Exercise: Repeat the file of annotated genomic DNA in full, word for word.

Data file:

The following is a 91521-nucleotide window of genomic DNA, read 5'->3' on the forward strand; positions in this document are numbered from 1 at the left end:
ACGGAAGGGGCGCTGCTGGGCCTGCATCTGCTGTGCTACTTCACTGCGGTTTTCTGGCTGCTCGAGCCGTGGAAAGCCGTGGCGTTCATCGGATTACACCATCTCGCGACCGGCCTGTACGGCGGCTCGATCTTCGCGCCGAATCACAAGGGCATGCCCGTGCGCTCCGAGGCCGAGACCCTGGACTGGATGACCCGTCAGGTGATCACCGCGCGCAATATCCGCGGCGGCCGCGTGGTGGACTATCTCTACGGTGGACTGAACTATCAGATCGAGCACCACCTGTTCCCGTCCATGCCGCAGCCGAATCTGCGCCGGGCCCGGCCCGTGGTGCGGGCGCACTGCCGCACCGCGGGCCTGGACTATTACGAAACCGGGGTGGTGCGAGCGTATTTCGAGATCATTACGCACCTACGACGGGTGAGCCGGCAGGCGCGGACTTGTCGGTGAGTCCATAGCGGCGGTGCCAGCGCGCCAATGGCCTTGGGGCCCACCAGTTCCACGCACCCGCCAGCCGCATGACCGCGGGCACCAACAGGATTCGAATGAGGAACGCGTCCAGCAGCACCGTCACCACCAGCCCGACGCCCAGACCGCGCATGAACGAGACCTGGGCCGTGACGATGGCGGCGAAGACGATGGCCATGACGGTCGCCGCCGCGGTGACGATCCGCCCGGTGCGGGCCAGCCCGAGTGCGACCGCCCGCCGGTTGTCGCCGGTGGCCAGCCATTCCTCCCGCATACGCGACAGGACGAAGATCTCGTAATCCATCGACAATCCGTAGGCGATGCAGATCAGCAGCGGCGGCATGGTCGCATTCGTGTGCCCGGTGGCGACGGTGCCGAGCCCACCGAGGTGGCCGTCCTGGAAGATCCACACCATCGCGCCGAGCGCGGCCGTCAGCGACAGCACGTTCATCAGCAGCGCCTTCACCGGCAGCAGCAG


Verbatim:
The following is a 91521-nucleotide window of genomic DNA, read 5'->3' on the forward strand; positions in this document are numbered from 1 at the left end:
ACGGAAGGGGCGCTGCTGGGCCTGCATCTGCTGTGCTACTTCACTGCGGTTTTCTGGCTGCTCGAGCCGTGGAAAGCCGTGGCGTTCATCGGATTACACCATCTCGCGACCGGCCTGTACGGCGGCTCGATCTTCGCGCCGAATCACAAGGGCATGCCCGTGCGCTCCGAGGCCGAGACCCTGGACTGGATGACCCGTCAGGTGATCACCGCGCGCAATATCCGCGGCGGCCGCGTGGTGGACTATCTCTACGGTGGACTGAACTATCAGATCGAGCACCACCTGTTCCCGTCCATGCCGCAGCCGAATCTGCGCCGGGCCCGGCCCGTGGTGCGGGCGCACTGCCGCACCGCGGGCCTGGACTATTACGAAACCGGGGTGGTGCGAGCGTATTTCGAGATCATTACGCACCTACGACGGGTGAGCCGGCAGGCGCGGACTTGTCGGTGAGTCCATAGCGGCGGTGCCAGCGCGCCAATGGCCTTGGGGCCCACCAGTTCCACGCACCCGCCAGCCGCATGACCGCGGGCACCAACAGGATTCGAATGAGGAACGCGTCCAGCAGCACCGTCACCACCAGCCCGACGCCCAGACCGCGCATGAACGAGACCTGGGCCGTGACGATGGCGGCGAAGACGATGGCCATGACGGTCGCCGCCGCGGTGACGATCCGCCCGGTGCGGGCCAGCCCGAGTGCGACCGCCCGCCGGTTGTCGCCGGTGGCCAGCCATTCCTCCCGCATACGCGACAGGACGAAGATCTCGTAATCCATCGACAATCCGTAGGCGATGCAGATCAGCAGCGGCGGCATGGTCGCATTCGTGTGCCCGGTGGCGACGGTGCCGAGCCCACCGAGGTGGCCGTCCTGGAAGATCCACACCATCGCGCCGAGCGCGGCCGTCAGCGACAGCACGTTCATCAGCAGCGCCTTCACCGGCAGCAGCAG